• a large egg,
  • a dessertspoon of olive oil
  • a dessertspoon of water
  • a good pinch of salt

Flour the workbench and knead very briefly, kneading in enough more flour to make a smooth, non-sticky dough. It will look like quite a small dough ball, but a little bit goes a long way.

Divide the dough into four and roll each into a long skinny snake about 1 cm thick then cut the snake into 1 cm bits. There’s a knack to the next bit. I just squoosh each little orecchiette on the floured benchtop with a finger, dragging towards me to make the little ear shaped curled cups.

Put a big pot of water with a pinch of salt on to boil and let the orecchiette dry for a few minutes while you make the sauce.

Sauce:

In a heavy frypan, saute a chopped onion and a chopped trombochino or zucchini or squash till just tender.

While they are cooking, blend together

  • dessertspoon olive oil
  • ½ cup (packed) flat leaf parsley leaves
  • 5 macadamias (or you could use pine nuts or cashews)
  • juice and rind of ½ lemon
  • teaspoon capers

 Cooking the Orecchiette and Assembling:

Add the orecchiette to the boiling water and cook for just a couple of minutes until they float to the top and are tender.  Drain and add them to the frypan with the onions and zucchini, along with a couple of handfuls of halved cherry tomatoes.  Sauté for just a couple of minutes.  Toss through the blender mix and serve with grated parmesan on top.

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A couple of others in my circle have posted recipes lately for Spanish Tortilla – Cityhippyfarmgirls’s Frugal Friday Tortilla de Patatas, and Celia at Fig Jam and Lime Cordial’s Dinners at Home tortilla with beetroot, kale and potato.  It must be the moment in the year when eggs and potatoes both peak together to create the perfect seasonal food moment, which is exactly what you want for a recipe that meets the Tuesday Night Vego Challenge rules of fast, healthy, in season, from scratch.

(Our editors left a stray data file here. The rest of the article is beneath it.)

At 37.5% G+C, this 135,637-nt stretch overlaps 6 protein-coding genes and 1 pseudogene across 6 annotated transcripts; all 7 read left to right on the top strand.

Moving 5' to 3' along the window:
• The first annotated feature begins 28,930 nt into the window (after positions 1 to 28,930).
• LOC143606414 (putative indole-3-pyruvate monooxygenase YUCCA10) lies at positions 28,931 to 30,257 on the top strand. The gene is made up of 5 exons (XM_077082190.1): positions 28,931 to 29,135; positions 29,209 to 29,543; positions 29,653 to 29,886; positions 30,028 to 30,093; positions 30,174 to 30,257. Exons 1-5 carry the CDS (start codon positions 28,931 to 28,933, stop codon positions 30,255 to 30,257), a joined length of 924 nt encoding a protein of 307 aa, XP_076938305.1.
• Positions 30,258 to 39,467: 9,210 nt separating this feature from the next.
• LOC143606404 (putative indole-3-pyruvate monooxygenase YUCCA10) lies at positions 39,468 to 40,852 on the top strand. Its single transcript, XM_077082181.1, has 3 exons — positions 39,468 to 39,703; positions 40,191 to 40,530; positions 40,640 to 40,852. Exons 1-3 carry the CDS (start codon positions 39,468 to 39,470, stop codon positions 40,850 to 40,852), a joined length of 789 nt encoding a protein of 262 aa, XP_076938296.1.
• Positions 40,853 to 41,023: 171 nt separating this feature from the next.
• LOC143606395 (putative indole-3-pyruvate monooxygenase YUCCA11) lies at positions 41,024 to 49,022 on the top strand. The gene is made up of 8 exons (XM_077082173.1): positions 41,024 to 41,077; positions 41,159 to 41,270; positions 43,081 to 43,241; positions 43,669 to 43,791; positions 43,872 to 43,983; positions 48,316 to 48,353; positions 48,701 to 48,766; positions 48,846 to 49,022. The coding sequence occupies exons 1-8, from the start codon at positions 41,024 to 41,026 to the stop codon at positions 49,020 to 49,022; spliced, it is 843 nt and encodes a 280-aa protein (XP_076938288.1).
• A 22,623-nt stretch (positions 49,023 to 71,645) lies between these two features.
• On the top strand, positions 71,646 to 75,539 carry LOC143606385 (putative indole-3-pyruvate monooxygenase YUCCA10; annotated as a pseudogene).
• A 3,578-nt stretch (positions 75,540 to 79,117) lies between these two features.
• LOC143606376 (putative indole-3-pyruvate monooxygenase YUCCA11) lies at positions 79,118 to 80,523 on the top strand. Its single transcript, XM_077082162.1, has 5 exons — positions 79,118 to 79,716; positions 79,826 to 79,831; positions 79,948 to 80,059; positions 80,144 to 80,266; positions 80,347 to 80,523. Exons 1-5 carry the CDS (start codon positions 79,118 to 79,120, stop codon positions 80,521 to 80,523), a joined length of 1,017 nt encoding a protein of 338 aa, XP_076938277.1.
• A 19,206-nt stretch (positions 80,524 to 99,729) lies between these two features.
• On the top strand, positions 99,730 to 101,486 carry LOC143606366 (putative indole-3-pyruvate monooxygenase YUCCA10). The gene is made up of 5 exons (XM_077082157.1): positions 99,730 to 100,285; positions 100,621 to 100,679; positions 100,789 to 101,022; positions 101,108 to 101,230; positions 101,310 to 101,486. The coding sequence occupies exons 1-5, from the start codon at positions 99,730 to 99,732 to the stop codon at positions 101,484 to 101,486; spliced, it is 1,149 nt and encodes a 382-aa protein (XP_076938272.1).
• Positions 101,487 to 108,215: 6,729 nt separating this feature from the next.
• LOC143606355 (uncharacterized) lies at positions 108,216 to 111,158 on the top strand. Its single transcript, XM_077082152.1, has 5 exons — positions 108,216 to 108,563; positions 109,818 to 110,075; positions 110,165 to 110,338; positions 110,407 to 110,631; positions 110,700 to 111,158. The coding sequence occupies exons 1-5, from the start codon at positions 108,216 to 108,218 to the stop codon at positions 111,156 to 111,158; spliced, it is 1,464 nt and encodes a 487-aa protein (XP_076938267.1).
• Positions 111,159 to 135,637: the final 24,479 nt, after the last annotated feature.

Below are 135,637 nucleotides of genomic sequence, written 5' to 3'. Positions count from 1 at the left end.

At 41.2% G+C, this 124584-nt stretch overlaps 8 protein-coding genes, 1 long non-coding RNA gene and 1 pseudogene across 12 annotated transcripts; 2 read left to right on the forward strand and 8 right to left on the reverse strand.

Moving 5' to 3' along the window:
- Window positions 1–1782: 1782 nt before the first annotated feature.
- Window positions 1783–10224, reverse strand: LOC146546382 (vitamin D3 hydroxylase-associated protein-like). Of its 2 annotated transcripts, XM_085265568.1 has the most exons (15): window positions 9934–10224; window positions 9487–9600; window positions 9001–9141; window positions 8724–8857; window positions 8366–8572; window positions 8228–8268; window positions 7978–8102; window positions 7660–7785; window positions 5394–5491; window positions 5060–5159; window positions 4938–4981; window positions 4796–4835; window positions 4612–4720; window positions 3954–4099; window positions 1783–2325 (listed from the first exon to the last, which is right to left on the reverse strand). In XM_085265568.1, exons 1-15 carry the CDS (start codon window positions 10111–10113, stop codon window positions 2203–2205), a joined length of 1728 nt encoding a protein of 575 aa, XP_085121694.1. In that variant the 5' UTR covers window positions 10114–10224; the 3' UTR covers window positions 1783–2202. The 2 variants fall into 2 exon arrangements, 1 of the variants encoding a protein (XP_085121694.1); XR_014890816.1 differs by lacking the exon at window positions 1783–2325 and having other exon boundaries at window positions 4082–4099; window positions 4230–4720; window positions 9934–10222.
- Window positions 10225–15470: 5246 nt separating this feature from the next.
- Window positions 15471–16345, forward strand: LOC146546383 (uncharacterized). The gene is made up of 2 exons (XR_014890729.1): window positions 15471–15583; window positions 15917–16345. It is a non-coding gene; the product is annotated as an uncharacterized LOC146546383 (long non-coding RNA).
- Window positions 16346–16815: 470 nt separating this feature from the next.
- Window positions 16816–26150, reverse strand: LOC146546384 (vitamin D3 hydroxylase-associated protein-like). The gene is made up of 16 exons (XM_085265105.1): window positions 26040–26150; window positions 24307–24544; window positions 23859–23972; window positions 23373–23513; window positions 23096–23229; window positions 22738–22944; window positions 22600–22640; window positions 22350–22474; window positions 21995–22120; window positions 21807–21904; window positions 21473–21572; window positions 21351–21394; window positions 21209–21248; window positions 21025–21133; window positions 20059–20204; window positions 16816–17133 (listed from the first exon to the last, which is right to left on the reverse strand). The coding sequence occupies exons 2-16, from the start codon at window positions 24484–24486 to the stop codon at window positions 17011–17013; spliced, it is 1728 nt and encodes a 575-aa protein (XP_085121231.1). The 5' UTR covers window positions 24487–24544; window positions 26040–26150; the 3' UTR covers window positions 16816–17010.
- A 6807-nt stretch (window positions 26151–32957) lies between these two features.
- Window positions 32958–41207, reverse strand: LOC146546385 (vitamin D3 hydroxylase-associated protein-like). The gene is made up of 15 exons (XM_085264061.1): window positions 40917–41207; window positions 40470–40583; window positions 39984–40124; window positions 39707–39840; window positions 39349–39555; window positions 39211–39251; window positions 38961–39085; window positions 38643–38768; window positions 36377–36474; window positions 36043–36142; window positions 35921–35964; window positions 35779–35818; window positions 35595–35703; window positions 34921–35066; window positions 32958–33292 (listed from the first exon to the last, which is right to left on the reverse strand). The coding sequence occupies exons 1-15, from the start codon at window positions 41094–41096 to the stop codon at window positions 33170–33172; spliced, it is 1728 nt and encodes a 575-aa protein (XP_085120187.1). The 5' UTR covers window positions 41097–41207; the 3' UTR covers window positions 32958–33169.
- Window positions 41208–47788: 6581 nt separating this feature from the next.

I get eggs all year round, even from my small clutch of chooks of motley ages and breeds.  They have a relatively high protein diet compared to chooks fed mostly pellets.  They are moved regularly to a new garden bed where they have access to greens and grubs and snails and grasshoppers and any worms that are too slow. They get the household scraps including meat and fish bones. I try to give them a some mulch with grass and weed seeds, or  waterweeds with snails and insects and crustaceans, or cow pats with the odd dung beetle, to scratch through every week.  And they get a handful of mixed grain every day, scattered over the top to encourage them to scratch.  They also get a scattering of shell grit from the beach occasionally. With a nice balanced diet and enough exercise to stay healthy, they tend to keep laying for years if a predator doesn’t get them. I’ve had a chook once, of motley mixed breed, that lived to over 10 years old.  But the peak of egg season is in spring when even the geriatrics lay most days.

Up here in northern NSW, I have two spud seasons a year.  The spring ones are planted in early August, as soon as we are over the crest of winter, and are harvested October November. The autumn ones are planted in February, as soon as we are over the crest of summer, and harvested May.  But it’s only the spring one where potatoes meet eggs, and Spanish tortilla is the obvious conclusion.  This is my version;

The Recipe:

For 4 serves.

You need a heavy plan that can go under the grill.

Chop an onion in half, peel, and slice finely into half moons.